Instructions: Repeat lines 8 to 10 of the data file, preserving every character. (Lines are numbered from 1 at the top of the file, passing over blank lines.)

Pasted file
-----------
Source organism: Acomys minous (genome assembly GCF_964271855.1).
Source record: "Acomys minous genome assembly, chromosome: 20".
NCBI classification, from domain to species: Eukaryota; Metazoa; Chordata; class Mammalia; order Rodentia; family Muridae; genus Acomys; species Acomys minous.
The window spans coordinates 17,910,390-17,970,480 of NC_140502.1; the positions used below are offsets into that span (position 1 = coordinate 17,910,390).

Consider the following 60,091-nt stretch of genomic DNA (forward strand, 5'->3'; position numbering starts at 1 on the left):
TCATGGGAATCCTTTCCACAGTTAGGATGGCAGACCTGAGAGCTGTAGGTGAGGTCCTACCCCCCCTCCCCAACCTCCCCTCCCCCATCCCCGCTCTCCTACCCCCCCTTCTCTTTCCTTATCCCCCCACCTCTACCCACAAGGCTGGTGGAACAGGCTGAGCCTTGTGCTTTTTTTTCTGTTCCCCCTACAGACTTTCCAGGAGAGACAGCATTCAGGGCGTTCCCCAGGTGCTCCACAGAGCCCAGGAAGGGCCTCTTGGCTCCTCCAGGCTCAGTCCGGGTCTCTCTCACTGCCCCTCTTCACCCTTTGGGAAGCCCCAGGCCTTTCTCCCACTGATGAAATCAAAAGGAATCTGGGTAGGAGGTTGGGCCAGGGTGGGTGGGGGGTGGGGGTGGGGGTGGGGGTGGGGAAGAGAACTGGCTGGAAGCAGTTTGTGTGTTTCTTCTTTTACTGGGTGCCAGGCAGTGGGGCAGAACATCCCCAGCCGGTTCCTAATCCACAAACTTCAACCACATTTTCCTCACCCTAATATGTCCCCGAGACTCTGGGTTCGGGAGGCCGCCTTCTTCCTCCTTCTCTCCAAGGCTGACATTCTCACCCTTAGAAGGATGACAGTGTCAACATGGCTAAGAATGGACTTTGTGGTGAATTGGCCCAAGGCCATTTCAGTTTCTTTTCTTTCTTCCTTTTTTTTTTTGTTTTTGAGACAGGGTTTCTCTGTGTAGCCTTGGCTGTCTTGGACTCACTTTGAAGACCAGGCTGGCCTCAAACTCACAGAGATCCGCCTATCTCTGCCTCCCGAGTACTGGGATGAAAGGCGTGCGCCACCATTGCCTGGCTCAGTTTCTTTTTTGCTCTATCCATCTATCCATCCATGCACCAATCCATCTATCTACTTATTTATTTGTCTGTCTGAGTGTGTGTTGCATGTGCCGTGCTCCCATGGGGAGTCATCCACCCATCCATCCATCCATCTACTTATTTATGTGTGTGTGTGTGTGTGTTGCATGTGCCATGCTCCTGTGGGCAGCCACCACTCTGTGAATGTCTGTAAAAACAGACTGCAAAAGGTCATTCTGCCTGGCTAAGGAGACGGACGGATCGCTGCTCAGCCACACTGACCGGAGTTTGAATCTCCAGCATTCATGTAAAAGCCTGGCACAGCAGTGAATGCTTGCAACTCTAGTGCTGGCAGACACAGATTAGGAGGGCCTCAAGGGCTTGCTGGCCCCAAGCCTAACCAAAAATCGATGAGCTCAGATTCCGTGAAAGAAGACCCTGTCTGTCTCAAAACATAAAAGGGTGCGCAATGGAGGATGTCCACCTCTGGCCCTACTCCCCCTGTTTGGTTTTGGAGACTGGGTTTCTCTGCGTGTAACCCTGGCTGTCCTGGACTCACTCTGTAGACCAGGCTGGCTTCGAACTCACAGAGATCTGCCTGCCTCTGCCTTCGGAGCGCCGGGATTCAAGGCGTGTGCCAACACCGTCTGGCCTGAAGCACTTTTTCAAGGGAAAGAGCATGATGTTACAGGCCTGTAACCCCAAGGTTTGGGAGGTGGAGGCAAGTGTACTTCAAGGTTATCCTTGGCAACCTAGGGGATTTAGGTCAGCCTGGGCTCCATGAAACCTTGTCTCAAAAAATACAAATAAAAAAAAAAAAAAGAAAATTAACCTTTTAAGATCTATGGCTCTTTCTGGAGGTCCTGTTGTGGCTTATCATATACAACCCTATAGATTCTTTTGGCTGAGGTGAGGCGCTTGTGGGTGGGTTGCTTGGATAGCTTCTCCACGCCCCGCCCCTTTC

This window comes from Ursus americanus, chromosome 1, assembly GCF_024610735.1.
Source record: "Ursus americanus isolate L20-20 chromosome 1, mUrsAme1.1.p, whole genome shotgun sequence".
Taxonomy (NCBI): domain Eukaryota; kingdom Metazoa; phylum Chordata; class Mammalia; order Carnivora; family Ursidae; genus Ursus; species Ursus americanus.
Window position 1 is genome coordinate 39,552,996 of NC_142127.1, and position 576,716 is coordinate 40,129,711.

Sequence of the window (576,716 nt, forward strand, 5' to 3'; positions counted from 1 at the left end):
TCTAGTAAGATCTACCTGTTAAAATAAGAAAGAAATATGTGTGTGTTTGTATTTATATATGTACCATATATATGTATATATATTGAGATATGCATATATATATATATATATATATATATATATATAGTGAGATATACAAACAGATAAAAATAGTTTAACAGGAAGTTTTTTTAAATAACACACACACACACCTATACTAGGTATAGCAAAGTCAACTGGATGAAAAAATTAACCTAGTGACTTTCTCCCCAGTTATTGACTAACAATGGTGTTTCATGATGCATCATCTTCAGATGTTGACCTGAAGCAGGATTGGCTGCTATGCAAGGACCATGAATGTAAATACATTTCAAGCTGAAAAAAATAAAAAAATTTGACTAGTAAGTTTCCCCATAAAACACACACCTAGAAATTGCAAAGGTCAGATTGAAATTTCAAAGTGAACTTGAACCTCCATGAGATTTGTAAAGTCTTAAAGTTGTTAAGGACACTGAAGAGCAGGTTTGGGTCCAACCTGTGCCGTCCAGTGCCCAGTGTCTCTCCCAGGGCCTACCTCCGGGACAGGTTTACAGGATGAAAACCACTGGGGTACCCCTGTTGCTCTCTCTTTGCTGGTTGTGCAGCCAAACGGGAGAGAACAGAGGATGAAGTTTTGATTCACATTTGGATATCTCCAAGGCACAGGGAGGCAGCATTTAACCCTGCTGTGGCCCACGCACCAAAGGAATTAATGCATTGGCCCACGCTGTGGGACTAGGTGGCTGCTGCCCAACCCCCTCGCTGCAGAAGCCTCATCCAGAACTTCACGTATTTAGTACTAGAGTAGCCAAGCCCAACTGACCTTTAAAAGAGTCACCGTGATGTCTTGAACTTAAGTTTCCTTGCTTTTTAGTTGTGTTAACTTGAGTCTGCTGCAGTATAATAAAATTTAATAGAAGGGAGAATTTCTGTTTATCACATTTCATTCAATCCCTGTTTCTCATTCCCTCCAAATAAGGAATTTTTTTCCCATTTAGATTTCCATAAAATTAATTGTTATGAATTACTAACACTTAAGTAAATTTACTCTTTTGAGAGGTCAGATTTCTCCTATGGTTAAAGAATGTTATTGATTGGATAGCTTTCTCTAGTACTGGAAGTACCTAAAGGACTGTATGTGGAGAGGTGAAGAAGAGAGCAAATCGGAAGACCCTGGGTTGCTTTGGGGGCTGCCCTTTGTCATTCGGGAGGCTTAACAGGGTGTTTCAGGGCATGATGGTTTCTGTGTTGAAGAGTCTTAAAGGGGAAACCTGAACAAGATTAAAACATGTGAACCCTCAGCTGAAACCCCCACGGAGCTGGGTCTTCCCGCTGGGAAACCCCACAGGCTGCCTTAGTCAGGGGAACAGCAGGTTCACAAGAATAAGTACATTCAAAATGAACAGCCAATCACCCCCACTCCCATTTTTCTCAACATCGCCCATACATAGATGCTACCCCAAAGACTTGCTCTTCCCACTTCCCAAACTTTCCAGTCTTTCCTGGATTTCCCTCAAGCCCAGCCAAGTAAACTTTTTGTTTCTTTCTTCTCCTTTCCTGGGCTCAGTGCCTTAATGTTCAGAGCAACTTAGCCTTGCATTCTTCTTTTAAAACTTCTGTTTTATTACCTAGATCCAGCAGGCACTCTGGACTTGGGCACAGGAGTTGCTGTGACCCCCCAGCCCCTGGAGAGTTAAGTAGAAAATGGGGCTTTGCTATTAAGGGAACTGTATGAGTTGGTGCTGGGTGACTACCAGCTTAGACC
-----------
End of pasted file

Source record: "Ursus americanus isolate L20-20 chromosome 1, mUrsAme1.1.p, whole genome shotgun sequence".
Taxonomy (NCBI): domain Eukaryota; kingdom Metazoa; phylum Chordata; class Mammalia; order Carnivora; family Ursidae; genus Ursus; species Ursus americanus.
Window position 1 is genome coordinate 39,552,996 of NC_142127.1, and position 576,716 is coordinate 40,129,711.